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Judge forges toward return of law

Karen Best - Haldimand Review staff
Haldimand Review
Local News - Thursday, July 6, 2006 @ 09:00

[SISIS note: The following mainstream news article is provided for reference only, as an example of how mainstream media treats indigenous resistance to genocide. Mainstream media often presents biased and distorted information, lacking pertinent facts and/or context. Inclusion of this article on our site should not be considered an endorsement by SISIS.]

CAYUGA - Judge David Marshall is moving toward the return of the rule of law in Haldimand County and will discuss it further later this month with involved parties.

During a special hearing held on July 5 in the Ontario Superior Court of Justice, he emphasized his intention to vindicate the court and its process but did not want to negatively impact land claim discussions.

At the hearing, Dennis Brown of the Ontario Attorney General’s office announced that Ontario has obtained the title to Douglas Creek Estates, a subdivision occupied by some Six Nations residents since Feb. 28. They say it is part of their territory.

On July 4, Henco Industries and the province made an agreement and the land will be placed in trust. Its disposition will be determined by trustees and through the recommendations of the land claim negotiating team, said Brown.

Henco Industries sold the land for $12.3 million plus a yet to be negotiated amount to represent fair market value. This will be negotiated over the next 45 days. If a price is not agreed upon, the matter will go to binding arbitration. The company hopes the final use of the property will benefit the entire community.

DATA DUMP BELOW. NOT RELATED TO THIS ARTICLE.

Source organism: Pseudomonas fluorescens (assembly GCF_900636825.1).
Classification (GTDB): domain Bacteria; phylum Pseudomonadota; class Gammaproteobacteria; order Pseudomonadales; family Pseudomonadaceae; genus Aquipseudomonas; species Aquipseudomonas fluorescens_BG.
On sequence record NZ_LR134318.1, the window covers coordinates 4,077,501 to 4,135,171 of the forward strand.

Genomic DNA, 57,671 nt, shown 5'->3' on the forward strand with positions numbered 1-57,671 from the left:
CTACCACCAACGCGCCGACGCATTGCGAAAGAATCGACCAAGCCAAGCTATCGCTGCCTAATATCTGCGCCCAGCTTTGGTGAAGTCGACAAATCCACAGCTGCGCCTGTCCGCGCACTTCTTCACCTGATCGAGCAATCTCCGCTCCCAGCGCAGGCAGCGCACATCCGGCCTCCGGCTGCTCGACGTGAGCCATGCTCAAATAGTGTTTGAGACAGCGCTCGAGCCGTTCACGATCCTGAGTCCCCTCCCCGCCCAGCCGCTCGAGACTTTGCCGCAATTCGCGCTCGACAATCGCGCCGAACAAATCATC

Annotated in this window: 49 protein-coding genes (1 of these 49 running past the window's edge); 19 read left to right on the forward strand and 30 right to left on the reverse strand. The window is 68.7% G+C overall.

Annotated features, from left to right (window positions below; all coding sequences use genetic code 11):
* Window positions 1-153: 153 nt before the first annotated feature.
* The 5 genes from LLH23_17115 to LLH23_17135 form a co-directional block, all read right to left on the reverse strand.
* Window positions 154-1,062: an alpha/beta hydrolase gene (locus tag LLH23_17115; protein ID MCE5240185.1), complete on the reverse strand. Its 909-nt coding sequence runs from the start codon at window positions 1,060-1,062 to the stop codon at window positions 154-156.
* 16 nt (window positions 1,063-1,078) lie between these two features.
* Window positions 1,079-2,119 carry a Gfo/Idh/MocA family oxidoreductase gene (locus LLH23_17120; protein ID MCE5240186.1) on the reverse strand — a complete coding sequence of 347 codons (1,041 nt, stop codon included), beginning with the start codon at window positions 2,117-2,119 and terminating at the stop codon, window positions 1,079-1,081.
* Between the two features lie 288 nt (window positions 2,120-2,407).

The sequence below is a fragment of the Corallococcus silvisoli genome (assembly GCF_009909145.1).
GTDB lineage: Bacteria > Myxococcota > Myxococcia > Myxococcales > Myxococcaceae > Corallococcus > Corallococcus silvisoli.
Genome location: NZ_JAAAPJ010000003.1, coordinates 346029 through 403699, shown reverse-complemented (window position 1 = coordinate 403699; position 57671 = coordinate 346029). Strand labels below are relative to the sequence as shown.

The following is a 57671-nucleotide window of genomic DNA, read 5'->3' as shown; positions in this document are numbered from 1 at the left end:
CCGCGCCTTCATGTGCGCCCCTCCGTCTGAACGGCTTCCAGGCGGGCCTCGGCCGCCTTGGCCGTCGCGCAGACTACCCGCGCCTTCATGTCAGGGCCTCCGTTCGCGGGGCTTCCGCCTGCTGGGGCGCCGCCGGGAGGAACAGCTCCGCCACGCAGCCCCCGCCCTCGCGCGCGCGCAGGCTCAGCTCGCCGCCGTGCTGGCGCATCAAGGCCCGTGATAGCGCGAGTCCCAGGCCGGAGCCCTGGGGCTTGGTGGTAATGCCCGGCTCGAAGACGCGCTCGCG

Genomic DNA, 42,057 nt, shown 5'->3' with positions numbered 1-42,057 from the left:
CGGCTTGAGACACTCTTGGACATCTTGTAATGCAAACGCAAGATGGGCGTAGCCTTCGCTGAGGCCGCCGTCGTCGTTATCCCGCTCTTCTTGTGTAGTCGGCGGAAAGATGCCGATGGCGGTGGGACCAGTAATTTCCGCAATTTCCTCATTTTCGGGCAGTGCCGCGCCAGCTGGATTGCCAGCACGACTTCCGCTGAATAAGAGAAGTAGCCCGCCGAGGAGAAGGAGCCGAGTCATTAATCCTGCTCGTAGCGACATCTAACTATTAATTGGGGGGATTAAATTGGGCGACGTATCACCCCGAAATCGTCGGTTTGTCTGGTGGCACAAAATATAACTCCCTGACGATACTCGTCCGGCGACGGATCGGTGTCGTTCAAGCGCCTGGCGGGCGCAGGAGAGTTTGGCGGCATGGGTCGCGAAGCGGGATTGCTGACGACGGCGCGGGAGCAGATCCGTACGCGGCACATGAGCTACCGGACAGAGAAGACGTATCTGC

While the company was prepared to set aside an injunction requiring occupiers to leave the land, the injunction remained in place. Brown argued that the inquiry is no longer relevant and that the contempt of Marshall’s order for occupiers to leave the land stands alone. The province can seek its own injunction but Brown had no instruction on whether that will or will not take place.

Marshall reserved his decision on the injunction but continued to ask lawyers representing the Ontario and Canadian government, Southern Ontario Railway, Haldimand County, Henco and OPP how the court should deal with contempt of its orders. He said that a decision on the contempt may speed up or slow down land claim negotiations.

At this point, Hagersville lawyer Ed McCarthy told the court that residents close to DCE were experiencing harassment from protesters including ATV noise, yelling and lights shining into their homes. One man lost his job due to stress and consuming fear for his wife and children. Some people have plans to move children into the basement if an incident occurs, he reported.

"They’re being held hostage in the interest of negotiations. Is that fair,” asked McCarthy.

He urged OPP to clear protesters off the site and if they could not do so, he asked them to ask for help from RCMP. Later he said the only way to resolve the situation will be for Haldimand County to go through the Emergency Measures Act to ask for help from the military. “I don’t see how else this will be resolved,” he said.

"The court is concerned and interested,” responded Marshall. “The rule of law is of interest to the courts and the community’s concepts about the rule of law.”

Marshall continued to emphasize the importance of society respecting court orders and sought vindication for court processes. When orders are held in contempt, the court is not hurt by that, it is destroyed by it, he stated. The judge bluntly said he would move ahead to return the rule of law in Haldimand County.

“Democracy cannot operate without the rule of law,” he said.

Marshall set another hearing for July 24 where involved parties will discuss procedure, jurisdiction and other matters including court decision impacts on the community and negotiating process. He is determined to make a decision on the contempt orders and will ask the lawyers for assistance on penalties which could include fines.

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